Vaccination or the administering of a vaccine is defined slightly different from immunisation. The Department of Infectious Diseases at Changi General Hospital (CGH) explains the difference and shares the truth about vaccines.
Department of Infectious Diseases at
Changi General Hospital (CGH), a member of the
SingHealth group, shares the truth about vaccines.
Immunisation is one of the most effective ways of protecting yourself against diseases and preventing them from spreading. According to the World Health Organization (WHO), immunisation is “the process whereby a person is made immune to an infectious disease by the administration of a vaccine. Vaccines stimulate the body’s own immune system to protect the person against subsequent infection or disease.”
Over the years, vaccines have dramatically decreased the threat of infectious diseases that were once widespread, including rabies, rubella and yellow fever. Deaths from vaccine-preventable diseases (VPDs) are now very rare in the developed world. Today, the list of diseases that vaccines can help prevent continues to expand, and more lives are being saved and protected from potentially lifethreatening diseases than ever before.
Difference between vaccination and immunisation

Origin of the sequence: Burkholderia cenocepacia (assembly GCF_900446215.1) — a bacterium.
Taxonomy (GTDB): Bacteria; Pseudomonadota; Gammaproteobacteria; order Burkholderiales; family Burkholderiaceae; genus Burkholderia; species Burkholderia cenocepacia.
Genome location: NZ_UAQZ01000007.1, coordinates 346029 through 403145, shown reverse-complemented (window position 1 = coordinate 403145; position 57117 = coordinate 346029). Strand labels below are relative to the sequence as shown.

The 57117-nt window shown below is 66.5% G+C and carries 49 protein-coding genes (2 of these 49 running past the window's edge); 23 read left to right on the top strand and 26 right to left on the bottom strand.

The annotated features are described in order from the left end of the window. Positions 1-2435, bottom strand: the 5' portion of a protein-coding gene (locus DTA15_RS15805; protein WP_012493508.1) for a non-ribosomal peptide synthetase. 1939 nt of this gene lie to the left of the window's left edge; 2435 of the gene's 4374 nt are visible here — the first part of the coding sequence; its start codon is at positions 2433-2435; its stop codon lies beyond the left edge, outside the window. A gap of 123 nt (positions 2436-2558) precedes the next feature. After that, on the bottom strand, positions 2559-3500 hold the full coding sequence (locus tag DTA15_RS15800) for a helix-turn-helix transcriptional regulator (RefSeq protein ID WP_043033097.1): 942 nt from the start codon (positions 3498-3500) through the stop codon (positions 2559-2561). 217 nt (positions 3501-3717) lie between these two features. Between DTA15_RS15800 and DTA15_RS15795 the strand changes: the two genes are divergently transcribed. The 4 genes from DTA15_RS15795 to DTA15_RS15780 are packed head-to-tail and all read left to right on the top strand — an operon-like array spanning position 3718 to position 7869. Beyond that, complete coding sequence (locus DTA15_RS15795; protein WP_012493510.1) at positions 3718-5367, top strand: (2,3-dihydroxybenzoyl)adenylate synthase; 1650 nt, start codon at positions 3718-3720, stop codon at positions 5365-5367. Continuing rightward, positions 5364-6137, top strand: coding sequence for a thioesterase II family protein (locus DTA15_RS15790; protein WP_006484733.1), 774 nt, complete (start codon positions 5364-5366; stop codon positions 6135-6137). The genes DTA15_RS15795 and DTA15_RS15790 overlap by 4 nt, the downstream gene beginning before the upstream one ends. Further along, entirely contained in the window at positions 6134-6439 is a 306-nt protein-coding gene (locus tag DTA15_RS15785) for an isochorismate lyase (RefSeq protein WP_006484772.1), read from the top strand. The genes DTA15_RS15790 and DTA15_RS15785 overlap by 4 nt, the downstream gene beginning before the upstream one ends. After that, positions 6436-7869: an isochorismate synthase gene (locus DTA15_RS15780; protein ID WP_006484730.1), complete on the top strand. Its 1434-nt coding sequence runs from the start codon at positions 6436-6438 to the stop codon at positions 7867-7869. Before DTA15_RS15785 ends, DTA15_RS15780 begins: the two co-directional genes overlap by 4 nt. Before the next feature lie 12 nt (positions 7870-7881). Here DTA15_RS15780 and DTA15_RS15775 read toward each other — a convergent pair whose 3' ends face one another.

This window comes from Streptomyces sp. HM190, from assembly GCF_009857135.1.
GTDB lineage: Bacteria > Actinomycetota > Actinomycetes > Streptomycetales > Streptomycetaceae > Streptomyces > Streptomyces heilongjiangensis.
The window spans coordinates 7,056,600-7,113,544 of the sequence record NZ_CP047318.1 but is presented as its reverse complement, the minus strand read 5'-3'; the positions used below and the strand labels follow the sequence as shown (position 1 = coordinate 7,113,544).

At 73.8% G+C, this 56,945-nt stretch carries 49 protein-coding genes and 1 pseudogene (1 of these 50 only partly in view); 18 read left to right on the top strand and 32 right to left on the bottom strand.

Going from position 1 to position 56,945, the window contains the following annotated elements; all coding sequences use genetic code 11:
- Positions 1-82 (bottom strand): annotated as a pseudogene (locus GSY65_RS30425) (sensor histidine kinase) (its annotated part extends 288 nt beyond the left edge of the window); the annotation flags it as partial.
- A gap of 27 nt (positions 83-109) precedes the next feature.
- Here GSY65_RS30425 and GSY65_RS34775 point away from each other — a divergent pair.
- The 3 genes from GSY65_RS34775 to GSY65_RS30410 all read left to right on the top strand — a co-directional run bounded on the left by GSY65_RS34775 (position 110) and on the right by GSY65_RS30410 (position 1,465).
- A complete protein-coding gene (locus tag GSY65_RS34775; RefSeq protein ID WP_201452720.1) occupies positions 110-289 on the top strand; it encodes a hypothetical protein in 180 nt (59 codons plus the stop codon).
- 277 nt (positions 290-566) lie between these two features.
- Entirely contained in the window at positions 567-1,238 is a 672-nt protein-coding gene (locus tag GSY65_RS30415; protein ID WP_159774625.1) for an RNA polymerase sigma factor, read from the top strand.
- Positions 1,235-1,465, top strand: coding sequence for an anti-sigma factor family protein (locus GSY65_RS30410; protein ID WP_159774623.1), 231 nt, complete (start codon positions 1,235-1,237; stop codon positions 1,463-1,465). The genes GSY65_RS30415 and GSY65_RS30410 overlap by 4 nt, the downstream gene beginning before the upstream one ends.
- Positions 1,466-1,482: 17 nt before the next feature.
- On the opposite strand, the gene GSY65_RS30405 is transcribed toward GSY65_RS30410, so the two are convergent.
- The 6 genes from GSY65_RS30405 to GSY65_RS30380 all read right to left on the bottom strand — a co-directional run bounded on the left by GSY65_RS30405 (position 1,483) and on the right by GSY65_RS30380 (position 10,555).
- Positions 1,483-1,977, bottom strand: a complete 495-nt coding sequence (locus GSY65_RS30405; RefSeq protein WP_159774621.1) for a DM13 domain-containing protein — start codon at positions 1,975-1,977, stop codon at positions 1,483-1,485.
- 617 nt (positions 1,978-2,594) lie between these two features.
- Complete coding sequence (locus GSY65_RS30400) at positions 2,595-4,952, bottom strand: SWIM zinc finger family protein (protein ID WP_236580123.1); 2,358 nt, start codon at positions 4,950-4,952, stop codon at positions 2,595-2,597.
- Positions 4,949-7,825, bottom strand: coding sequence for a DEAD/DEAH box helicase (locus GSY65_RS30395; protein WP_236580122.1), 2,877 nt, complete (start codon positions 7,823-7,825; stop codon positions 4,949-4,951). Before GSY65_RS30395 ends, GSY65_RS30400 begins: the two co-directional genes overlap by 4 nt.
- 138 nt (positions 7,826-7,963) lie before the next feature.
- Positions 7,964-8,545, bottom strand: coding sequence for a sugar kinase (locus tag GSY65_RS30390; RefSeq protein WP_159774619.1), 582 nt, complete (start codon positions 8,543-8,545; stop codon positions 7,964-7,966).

Vaccination is the administration of a vaccine (orally or through injections) to help a person’s immune system develop protection from specific infections, while
immunisation is the process of both having the vaccine and becoming immune to the disease as a result of the vaccine.
Vaccines: Myth vs Fact
rVaccines received during childhood will protect you for a lifetime.
üThe specific vaccines you need as an adult depend on your health conditions, lifestyle, travel plans and previous vaccines you received during childhood. Some childhood vaccines may require a booster shot every few years to ensure that the level of immunity remains high.
rNatural immunity is better than vaccine-induced immunity.
üThe only way to get natural immunity is by getting infected with the disease. Natural infections can cause severe health complications and in some instances, can be fatal. On the other hand, vaccines are safe because the viruses or bacteria are inactive so they cannot cause infection.
rVaccines are not proven to prevent influenza.
üMost influenza vaccines offer immunity to the four most prevalent strains. *Recent studies show that the flu vaccination reduces the risk of flu illness between 40 per cent and 60 per cent among the population during seasons when most circulating flu viruses are well matched to the current flu vaccine.
*(2 Influenza A and 2 Influenza B strains)
rVaccines can cause autism.
üResearchers have conducted extensive studies over the last two decades to determine if there is a link between the measles, mumps and rubella (MMR) vaccine and autism. None of them found any association between the MMR vaccine and autism.
Read the next page to learn about the
common types of vaccines.